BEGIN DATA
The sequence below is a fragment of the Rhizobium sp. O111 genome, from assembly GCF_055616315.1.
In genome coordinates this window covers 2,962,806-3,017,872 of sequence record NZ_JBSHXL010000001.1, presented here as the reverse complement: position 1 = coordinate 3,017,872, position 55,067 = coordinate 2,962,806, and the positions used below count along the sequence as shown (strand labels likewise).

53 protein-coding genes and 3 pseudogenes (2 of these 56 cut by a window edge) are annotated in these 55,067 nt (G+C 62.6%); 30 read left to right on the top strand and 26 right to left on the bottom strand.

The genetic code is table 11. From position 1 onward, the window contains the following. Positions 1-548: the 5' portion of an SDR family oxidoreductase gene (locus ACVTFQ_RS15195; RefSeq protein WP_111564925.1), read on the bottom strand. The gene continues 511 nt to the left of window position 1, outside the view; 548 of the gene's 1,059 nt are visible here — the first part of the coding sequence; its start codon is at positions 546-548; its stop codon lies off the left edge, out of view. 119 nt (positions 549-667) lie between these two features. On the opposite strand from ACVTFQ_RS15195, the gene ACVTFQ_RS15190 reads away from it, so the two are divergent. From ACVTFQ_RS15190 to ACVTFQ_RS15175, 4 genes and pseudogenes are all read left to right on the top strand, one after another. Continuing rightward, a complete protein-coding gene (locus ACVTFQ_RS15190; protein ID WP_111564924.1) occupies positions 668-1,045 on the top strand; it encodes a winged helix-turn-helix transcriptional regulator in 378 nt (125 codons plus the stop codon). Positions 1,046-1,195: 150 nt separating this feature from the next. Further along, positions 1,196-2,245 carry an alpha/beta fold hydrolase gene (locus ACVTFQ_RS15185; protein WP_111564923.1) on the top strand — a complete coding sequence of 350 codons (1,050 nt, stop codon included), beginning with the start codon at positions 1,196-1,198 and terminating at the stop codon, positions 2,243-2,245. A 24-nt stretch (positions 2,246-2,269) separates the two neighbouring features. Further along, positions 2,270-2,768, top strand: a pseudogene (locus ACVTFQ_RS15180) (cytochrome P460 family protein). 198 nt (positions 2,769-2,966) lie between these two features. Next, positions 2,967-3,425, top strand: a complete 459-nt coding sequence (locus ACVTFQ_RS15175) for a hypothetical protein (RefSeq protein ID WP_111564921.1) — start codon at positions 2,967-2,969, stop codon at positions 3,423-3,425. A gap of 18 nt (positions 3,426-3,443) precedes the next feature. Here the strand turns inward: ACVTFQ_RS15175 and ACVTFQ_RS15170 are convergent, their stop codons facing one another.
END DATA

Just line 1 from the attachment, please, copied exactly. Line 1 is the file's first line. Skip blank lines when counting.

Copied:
The sequence below is a fragment of the Rhizobium sp. O111 genome, from assembly GCF_055616315.1.